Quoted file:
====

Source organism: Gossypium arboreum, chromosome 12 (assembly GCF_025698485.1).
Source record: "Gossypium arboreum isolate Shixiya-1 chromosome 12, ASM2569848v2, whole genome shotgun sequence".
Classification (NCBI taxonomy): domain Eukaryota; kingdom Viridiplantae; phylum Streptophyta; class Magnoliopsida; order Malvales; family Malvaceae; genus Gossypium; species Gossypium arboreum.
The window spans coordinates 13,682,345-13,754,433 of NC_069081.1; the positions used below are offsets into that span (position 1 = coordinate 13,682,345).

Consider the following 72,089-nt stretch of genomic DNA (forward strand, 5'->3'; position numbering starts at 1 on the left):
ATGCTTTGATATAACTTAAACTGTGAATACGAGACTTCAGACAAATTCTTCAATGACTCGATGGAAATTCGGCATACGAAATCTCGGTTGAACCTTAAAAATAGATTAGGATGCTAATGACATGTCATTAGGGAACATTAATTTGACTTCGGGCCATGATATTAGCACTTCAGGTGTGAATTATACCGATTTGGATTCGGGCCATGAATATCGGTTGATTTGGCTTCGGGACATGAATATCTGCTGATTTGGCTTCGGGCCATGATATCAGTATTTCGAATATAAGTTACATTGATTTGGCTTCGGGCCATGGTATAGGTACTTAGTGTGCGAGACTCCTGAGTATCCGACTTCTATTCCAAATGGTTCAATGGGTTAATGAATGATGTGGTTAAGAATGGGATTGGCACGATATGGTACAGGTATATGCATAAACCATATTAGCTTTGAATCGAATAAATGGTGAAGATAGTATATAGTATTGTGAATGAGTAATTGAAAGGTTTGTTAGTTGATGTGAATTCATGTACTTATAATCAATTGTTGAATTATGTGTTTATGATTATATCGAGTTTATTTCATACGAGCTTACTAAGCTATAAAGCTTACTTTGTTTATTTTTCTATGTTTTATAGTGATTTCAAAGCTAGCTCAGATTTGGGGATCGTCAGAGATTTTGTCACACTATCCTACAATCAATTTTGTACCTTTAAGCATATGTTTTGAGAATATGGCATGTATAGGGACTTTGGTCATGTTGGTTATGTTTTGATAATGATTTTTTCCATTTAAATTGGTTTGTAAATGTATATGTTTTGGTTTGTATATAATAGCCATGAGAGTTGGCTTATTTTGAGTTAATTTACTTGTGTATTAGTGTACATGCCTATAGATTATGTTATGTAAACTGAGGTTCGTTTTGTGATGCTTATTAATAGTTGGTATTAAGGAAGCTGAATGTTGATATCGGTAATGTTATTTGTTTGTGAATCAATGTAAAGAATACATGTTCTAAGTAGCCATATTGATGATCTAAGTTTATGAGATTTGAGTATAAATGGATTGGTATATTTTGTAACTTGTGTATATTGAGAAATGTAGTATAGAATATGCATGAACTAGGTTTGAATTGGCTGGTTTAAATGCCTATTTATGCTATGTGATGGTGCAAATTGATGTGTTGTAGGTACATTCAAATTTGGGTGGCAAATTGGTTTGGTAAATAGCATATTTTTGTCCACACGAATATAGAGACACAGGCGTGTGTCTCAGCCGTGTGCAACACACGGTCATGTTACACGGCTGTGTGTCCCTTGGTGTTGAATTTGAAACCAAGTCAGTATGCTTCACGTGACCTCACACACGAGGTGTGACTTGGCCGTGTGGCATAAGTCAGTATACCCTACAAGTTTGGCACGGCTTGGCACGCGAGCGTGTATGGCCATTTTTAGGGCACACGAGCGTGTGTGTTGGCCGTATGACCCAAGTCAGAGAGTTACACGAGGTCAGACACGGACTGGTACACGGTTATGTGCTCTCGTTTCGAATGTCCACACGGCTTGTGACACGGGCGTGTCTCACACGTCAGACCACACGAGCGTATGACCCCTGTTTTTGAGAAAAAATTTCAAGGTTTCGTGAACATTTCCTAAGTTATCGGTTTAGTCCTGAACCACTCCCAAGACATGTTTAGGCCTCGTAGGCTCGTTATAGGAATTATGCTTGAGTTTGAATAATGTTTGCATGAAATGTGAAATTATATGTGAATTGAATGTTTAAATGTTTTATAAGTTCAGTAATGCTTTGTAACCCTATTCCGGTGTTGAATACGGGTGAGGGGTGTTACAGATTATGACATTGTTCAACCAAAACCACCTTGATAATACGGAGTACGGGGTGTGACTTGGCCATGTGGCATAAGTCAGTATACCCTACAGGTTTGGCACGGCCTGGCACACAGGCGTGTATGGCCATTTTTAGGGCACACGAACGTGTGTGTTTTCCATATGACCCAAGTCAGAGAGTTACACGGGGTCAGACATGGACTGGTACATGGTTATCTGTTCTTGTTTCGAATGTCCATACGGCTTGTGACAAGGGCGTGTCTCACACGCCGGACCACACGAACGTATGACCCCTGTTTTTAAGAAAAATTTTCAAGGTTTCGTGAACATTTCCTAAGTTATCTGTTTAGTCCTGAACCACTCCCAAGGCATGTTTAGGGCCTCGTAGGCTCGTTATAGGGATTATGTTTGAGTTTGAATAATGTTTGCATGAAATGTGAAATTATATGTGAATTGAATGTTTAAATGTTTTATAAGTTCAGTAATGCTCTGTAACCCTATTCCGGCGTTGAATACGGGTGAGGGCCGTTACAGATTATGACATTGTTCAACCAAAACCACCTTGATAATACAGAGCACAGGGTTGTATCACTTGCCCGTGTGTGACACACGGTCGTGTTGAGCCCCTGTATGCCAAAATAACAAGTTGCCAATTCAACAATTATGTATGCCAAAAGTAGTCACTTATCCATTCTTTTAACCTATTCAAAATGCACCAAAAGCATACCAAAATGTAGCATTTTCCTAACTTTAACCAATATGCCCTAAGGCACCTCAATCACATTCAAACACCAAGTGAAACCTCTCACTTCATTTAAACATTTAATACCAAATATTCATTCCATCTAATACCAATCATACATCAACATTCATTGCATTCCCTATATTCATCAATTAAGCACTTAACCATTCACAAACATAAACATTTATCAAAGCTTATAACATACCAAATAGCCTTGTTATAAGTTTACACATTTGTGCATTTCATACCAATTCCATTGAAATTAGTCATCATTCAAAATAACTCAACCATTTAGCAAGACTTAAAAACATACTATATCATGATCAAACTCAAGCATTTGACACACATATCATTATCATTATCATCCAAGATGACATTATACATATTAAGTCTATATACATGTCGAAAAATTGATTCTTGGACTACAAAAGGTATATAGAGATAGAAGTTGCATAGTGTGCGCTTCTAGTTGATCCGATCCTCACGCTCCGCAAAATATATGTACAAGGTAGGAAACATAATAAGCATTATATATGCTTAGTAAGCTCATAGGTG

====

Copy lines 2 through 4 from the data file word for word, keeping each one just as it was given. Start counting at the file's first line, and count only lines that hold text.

Source record: "Gossypium arboreum isolate Shixiya-1 chromosome 12, ASM2569848v2, whole genome shotgun sequence".
Classification (NCBI taxonomy): domain Eukaryota; kingdom Viridiplantae; phylum Streptophyta; class Magnoliopsida; order Malvales; family Malvaceae; genus Gossypium; species Gossypium arboreum.
The window spans coordinates 13,682,345-13,754,433 of NC_069081.1; the positions used below are offsets into that span (position 1 = coordinate 13,682,345).